I’m out $100 on a plane ticket I can’t use. Before I booked the ticket I double checked my calendar and my events page to see when I needed to be in Scotland. Unfortunately both were wrong. I’d forgotten that the event in Glasgow that was initially suggested to take place on Saturday and Sunday was later changed to a Friday and Saturday event. So the actual dates in Glasgow are Friday November 16th and Saturday November 17th. Full info can be found on the Merchant City Yoga webpage. Scroll down to about the middle. That’s what I should’ve done before buying that plane ticket.
I discovered this error during a last minute check of the Internets when I was packing to leave my hotel in Koblenz. The discovery scrambled my brain such that I left a bunch of important stuff behind in the room. Luckily I know how stupid I can be, so I habitually carry back-ups of my most essential stuff in my backpack (extra underwear, extra toothbrush, etc.).
A couple of years ago, I wrote a blog post about my stay at the Southern Dharma Retreat Center (who apparently do not like me anymore, by the way, though I’m at a loss as to why). In that post I casually mentioned that I’d left my electric razor behind when I went to my next destination. When I looked at the comments section I discovered that whatever point I’d been trying to make had been completely ignored by the commenters. Instead there was a long line of comments about how I was obviously not truly mindful since I forgot my razor. Many who posted seemed quite gleeful in pointing this out. Like, “Ah ha! I got you! You’re a total phony! A real Zen Master would never forget his razor! A real Zen Master would be mindful!!”
It was a true facepalm moment. It had never even occurred to me that anyone would react like that. For one thing, I have never based my public persona on the idea that I was a shining example of mindfulness. These folks had me confused with those other guys they see in the back pages of the Buddhist magazines.
But more importantly it represented part of one of the biggest problems the Buddhist world in the west is dealing with these days. And that is the way we expect nearly supernatural powers to be displayed by our so-called “Masters” and react with disdain if our ideals are not met. Anyone who fails to measure up to what we think of as perfection is a phony and can therefore be ignored as we continue our quest for someone who does measure up.
The spiritual supermarket is filled to the brim with people who understand this. So they carefully tailor their public personas so as to seem as perfect and infallible as they know their followers expect. Problem is, this always breaks down. Always and forever. No one can keep that stuff up 24 hours a day 7 days a week. No one.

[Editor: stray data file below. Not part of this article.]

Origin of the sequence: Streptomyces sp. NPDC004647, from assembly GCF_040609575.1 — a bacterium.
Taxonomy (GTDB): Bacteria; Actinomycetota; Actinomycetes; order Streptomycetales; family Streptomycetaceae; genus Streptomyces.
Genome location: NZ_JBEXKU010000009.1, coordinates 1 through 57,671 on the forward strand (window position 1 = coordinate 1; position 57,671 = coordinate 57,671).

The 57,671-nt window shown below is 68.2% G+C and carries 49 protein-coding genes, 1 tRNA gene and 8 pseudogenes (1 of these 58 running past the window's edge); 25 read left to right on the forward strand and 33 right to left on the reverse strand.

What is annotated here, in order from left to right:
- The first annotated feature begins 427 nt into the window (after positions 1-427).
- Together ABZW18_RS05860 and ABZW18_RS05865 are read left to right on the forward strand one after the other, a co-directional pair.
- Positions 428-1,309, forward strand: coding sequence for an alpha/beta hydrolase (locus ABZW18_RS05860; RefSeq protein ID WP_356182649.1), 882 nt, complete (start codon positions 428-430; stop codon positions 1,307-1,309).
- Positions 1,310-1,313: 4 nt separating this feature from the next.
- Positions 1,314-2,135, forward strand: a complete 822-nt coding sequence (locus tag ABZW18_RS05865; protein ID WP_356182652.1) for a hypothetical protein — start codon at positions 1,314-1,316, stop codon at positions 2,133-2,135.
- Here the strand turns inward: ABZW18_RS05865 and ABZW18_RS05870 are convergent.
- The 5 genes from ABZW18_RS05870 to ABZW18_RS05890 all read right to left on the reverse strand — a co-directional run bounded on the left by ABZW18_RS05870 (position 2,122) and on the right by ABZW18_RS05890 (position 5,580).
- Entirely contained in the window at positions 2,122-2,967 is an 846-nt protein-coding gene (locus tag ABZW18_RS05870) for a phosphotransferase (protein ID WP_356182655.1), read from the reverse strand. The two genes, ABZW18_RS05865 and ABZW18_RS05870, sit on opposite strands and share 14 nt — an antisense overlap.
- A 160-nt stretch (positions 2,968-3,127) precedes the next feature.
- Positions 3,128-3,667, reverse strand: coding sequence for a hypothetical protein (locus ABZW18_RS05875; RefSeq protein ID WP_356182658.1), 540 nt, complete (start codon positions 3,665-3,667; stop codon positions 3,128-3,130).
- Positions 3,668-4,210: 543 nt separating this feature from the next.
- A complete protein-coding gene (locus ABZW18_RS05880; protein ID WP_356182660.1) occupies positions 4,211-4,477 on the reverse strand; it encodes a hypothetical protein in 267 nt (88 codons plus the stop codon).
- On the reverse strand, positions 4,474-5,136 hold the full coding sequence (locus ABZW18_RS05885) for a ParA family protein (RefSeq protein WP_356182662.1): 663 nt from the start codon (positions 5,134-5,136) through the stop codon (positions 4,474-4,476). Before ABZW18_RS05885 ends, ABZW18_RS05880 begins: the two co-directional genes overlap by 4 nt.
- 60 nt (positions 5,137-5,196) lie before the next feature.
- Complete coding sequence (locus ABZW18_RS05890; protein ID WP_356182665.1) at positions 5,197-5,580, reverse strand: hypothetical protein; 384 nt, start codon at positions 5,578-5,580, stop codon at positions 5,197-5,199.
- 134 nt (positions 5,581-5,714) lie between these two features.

Generally they solve this problem by surrounding themselves with people whose job it is to keep outsiders from seeing their less Enlightened moments. But this breaks down too whenever one of the inner circle takes off their blinders and notices what’s actually going on. Often this is triggered by some kind of traumatic event, such as when the Enlightened Master in question attempts to have his way with one of his inner circle. That’s the most common scenario. This person then writes a tell-all book about the real truth of her or his former Master, after which the group that surrounds the Master has to reconvene and do damage control or else fall apart.
These days with the media invading everything we do, it’s a lot harder to present an impenetrable wall of infallibility. So we’re seeing a lot more Masters get scandalized. Which, I think, is generally a good thing. But I feel like most people’s reaction upon seeing such scandals is to think, “Oh! That guy was a phony. But maybe some other guy is the real deal.” Or they get cynical and decide that nobody in the world of spirituality has anything to offer at all and that absolutely everything spiritual is just a big con job.
There is a middle ground. I discovered it by being in close proximity to my teachers. They were both very open about their human sides. And yet I could see that there was also something very profound and deep about them as well. This kind of thing can never happen with teachers who get too big, who have thousands of followers arranged in concentric circles intended to protect their image of perfection from those further away whose donations are important to finance their summer homes and car collections.
In his book Sex and the Spiritual Teacher, Scott Edelstein talks about how it can be that a teacher can exhibit real insight and yet sometimes behave very badly anyway. He points out that the Buddhist view does not look upon a person as a single coherent entity who moves through life unchanged while all about him or her is in constant flux. Rather, the Buddhist view is that all of us are just the manifestation of causes and conditions. It’s possible, then, to be a brilliant expounder of the dharma when in the zendo giving a lecture and two hours later be a big asshole behind closed doors.
Granted, it does say something if the contrast is very great. And all of what I said about people who create and protect phony personas of the stereotypical “Enlightened Master” figures into this too.
But we, as students, have to understand the role we play in this. When we insist upon perfection as a criteria, we’re really only hurting ourselves. We’re missing the real beauty of the imperfection inherent in all of us including our Enlightened Masters.
Brad is still in Europe. Check his events page for upcoming gigs in Berlin, Glasgow, Manchester and London
Help Brad buy more plane tickets he can’t use — or at least some toothpaste and shaving cream to replace what he left behind — by donating to this page!